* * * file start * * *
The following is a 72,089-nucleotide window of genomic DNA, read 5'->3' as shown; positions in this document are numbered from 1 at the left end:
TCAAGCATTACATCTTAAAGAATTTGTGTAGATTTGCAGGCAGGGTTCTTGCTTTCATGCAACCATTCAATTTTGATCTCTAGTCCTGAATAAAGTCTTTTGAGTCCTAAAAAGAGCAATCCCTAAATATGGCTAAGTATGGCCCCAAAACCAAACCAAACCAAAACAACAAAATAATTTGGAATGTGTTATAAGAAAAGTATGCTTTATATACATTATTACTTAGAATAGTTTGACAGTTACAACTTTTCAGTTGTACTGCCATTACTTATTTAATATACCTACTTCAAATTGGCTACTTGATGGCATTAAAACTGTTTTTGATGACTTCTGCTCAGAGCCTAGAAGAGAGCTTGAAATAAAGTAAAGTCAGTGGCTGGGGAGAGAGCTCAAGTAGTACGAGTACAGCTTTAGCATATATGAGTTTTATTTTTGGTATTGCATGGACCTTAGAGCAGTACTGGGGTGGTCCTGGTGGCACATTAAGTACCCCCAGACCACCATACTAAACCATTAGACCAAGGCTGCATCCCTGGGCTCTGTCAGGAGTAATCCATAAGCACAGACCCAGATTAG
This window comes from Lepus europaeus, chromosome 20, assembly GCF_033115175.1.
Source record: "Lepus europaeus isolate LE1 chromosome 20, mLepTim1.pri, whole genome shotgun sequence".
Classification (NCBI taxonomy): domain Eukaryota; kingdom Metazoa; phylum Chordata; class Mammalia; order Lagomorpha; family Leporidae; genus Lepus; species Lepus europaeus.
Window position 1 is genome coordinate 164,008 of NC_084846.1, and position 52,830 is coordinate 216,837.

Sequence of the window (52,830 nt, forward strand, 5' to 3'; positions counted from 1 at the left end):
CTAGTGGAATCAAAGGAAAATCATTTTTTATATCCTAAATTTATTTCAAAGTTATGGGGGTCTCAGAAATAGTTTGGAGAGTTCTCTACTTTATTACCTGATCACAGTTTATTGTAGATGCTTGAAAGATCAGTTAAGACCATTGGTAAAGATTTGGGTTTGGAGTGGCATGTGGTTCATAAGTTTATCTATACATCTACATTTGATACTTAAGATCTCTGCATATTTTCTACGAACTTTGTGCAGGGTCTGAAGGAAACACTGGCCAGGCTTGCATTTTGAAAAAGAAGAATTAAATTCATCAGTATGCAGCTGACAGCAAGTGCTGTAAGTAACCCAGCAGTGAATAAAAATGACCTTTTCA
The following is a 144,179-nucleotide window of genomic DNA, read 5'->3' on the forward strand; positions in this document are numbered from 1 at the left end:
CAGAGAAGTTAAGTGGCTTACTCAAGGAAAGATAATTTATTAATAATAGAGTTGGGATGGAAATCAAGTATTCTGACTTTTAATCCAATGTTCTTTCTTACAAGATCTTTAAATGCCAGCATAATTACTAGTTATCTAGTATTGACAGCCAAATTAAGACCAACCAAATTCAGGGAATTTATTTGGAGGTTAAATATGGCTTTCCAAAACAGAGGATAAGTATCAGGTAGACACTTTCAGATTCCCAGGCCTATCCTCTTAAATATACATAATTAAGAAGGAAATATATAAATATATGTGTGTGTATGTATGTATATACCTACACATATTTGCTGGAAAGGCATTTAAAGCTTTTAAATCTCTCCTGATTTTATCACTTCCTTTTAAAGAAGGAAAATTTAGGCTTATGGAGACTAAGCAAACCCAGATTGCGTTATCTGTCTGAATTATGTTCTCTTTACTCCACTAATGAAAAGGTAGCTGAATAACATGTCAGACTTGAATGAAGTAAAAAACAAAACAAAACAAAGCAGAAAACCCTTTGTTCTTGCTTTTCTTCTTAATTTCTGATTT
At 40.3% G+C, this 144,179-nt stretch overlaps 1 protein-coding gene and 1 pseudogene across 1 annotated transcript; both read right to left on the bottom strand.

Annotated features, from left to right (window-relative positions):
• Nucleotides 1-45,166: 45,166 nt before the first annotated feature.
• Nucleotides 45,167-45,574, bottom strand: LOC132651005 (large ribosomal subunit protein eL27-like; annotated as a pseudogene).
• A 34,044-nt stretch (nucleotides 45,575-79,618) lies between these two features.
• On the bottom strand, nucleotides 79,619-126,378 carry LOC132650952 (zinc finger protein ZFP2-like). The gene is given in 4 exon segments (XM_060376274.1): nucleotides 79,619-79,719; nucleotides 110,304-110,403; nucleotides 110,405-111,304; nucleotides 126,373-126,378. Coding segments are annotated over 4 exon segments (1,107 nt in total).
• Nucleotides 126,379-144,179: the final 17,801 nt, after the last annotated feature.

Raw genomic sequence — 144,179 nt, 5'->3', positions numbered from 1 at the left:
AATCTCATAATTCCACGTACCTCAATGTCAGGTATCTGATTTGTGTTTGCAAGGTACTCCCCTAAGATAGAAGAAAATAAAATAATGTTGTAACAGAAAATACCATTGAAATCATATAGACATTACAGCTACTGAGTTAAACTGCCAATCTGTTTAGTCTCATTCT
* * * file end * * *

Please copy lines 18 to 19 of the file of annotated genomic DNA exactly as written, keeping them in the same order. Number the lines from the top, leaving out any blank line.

Raw genomic sequence — 144,179 nt, 5'->3', positions numbered from 1 at the left:
AATCTCATAATTCCACGTACCTCAATGTCAGGTATCTGATTTGTGTTTGCAAGGTACTCCCCTAAGATAGAAGAAAATAAAATAATGTTGTAACAGAAAATACCATTGAAATCATATAGACATTACAGCTACTGAGTTAAACTGCCAATCTGTTTAGTCTCATTCT